HEET measures its impact in dollars, carbon reduction and community benefits. HEET has trained 3500 volunteers and 70% of the volunteers who then use four or more of the hands-on skills they learn to reduce energy use in their own homes. HEET’s partnership with the Cambridge Solar Challenge increased residential solar installations ten fold over the normal rate of solar installations in Cambridge. See MORE

"Audrey Schulman has diligently worked to reduce energy bills in houses of worship, plug holes in leaking gas lines and make our state's government work better. She's incredibly thorough, creative, persistent and a great contributor to the environmental movement.” — Joel Wool, Advocate for Energy and Environment at Clean Water Action/MA

After working on conservation and energy efficiency for several years, Schulman saw a 2013 newspaper article that said the amount of gas leaking from pipelines cancelled out all the savings from the state’s energy efficiency program.

Schulman became a champion and leading spokesperson targeting leaky pipelines. She teamed up with Boston University Professor Nathan Phillips and Robert Ackley of Gas Safety Inc. to measure methane leaks on every street in Cambridge and Somerville with a high precision methane analyzer. They found more than 780 leaks.   

MAPS — Making the Invisible Visible

HEET published the “Squeaky Leak Report” about the harm caused by the methane leaks and described how utility companies were charging ratepayers for the lost gas. The maps showed residents and legislators the leaks near their own homes, schools, and parks. It quickly became an important and urgent local issue.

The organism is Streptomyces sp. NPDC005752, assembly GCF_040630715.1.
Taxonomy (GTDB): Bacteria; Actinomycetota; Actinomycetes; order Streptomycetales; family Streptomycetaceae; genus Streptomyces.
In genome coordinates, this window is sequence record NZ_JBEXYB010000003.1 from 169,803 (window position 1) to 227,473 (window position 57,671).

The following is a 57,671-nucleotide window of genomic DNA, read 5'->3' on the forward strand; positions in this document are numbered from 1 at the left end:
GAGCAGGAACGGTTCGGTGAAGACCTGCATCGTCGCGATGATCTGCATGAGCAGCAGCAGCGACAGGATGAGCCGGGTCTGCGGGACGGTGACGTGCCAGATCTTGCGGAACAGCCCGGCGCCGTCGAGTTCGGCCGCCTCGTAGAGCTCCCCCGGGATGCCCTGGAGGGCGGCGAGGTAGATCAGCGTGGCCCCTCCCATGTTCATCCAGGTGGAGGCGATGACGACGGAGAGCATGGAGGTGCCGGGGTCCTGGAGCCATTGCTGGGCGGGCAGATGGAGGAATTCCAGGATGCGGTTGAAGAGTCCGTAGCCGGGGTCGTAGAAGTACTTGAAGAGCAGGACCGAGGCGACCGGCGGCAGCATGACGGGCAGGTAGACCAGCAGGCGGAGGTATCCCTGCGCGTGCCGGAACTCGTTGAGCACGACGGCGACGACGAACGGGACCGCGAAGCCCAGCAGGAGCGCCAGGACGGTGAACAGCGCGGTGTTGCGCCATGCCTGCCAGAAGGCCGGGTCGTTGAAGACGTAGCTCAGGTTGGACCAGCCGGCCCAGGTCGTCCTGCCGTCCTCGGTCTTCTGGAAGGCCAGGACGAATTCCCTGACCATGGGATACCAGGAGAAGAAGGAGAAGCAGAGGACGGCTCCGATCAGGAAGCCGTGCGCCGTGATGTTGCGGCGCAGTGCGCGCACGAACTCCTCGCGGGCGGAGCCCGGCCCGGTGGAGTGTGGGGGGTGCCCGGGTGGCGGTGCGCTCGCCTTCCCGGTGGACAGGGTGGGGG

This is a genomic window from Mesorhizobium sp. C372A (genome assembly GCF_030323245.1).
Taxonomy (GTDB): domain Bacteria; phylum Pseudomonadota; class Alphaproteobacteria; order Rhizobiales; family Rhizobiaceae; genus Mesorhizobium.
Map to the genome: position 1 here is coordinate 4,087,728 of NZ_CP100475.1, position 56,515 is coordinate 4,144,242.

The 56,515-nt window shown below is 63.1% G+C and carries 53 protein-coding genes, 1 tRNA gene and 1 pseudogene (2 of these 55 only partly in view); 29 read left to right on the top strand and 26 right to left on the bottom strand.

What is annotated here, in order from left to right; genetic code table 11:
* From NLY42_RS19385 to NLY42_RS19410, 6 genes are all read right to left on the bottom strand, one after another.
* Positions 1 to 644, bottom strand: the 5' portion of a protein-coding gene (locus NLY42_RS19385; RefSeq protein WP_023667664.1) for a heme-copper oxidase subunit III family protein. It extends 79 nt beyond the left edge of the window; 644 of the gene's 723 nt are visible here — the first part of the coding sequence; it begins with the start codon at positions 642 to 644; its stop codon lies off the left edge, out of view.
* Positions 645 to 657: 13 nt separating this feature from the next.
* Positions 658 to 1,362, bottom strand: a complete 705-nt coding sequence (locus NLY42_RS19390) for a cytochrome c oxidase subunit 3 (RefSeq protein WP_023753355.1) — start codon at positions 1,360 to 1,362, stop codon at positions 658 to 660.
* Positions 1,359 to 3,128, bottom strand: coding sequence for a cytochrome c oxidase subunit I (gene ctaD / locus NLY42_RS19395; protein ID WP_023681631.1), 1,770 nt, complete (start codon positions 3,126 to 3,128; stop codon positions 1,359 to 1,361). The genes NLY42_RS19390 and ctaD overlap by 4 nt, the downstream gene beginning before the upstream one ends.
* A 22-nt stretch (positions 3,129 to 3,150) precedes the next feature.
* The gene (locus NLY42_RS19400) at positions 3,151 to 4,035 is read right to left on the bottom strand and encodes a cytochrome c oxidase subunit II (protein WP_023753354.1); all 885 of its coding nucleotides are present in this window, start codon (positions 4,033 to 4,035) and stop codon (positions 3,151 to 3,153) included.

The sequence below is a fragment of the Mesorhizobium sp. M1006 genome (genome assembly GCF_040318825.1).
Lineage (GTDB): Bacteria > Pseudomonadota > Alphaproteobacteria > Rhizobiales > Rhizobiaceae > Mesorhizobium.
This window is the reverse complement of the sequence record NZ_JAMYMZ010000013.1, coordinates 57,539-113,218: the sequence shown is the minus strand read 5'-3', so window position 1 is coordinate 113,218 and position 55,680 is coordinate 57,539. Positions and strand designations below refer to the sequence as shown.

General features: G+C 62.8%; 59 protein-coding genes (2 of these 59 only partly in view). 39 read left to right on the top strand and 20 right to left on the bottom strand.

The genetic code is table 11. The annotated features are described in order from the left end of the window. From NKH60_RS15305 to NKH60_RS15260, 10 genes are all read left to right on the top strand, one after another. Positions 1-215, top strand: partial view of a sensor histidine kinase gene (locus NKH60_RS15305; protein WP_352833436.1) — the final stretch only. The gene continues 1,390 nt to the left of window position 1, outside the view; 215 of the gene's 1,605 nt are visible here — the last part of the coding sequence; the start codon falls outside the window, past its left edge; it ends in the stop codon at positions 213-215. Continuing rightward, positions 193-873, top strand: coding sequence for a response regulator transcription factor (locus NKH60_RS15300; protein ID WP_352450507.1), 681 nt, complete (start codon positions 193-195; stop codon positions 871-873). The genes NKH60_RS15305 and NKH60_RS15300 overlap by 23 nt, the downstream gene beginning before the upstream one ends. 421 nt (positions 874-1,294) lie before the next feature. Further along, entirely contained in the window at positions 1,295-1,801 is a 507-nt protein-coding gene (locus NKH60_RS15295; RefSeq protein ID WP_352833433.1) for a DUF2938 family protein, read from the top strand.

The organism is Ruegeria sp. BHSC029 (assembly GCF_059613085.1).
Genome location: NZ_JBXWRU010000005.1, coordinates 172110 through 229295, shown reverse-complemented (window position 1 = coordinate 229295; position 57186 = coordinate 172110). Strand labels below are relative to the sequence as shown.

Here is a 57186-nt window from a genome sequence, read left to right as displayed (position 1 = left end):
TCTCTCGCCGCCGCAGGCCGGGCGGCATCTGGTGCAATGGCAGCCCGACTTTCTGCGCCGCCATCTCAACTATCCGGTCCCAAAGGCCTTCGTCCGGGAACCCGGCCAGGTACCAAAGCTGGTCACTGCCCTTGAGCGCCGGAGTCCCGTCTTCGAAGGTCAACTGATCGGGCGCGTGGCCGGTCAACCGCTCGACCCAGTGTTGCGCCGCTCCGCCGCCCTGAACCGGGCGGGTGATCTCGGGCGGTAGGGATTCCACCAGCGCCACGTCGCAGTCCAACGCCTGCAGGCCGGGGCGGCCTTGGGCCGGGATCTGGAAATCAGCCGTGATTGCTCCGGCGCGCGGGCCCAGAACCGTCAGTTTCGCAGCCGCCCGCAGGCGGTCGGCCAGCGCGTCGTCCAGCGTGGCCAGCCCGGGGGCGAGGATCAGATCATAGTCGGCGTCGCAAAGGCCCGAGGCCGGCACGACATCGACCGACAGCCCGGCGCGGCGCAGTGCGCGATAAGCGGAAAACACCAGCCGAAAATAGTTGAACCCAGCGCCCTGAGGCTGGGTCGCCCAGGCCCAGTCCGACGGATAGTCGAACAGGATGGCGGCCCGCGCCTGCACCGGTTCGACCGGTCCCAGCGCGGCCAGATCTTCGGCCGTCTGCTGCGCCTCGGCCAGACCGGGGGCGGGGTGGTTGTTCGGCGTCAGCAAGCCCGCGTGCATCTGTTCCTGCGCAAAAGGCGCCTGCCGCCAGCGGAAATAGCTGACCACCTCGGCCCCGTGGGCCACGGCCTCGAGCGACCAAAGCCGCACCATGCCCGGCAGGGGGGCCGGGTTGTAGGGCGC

“Audrey Schulman is a profoundly enabling organizer. She knows how to move an issue into the spotlight.” — Ed Woll, a Sierra Club volunteer who worked closely with Schulman as members of the Gas Leaks Alliance comprised of The Massachusetts Climate Action Network, Clean Water Action, Sierra Club, Boston Climate Action Network, Metropolitan Area Planning Council, Conservation Law Foundation, and other environmental groups and civic associations working to reduce emissions and to promote renewable energy throughout the state.

When a 2014 state law required utilities to report pipeline leaks to the public, the utilities Eversource and National Grid produced data in hundreds of pages of indecipherable tiny print. Schulman transformed the data into spreadsheets and maps for over 230 municipalities across Massachusetts. (HEET Gas Leaks Maps)

Schulman prepared a backgrounder for the Boston Globe that she hooked to the high rates of methane leaks from gas pipelines. The front page story generated 100 articles in local and national news outlets. Project reveals 20,000 leaks in Mass. gas lines. Trouble spots widespread, some decades old (David Able, Boston Globe August 20, 2015)

Soon after, the MA Attorney General’s Energy Division head Rebecca Tepper asked the utility companies to report their annual service quality data in a more citizen-friendly spreadsheet. Now, anyone can get usable data and see local pipeline leak and repair history.  

Senator Elizabeth Warren recognized HEET’s efforts. “Thanks to data collected by the Home Energy Efficiency Team, we know that in 2015 there were over 1,400 unrepaired natural gas leaks in Boston, over 400 in Weymouth, and over 500 in Springfield. Across the Commonwealth, a whopping 15,000 leaks still require repair, and many have been leaking for decades." (South Coast Today, 11/20/2016)

The Power of Partnerships

Another fast growing clean energy advocacy group, Mothers Out Front (MOF), was organizing citizens and lobbying the state to switch to green energy. After seeing the Boston Globe article on gas leaks, they contacted Schulman and Joel Wool of Clean Water Action.  (Leaks in Boston area gas pipes exceed estimates. David Abel, Boston Globe January 22, 2015)

Audrey triggers activation energy in others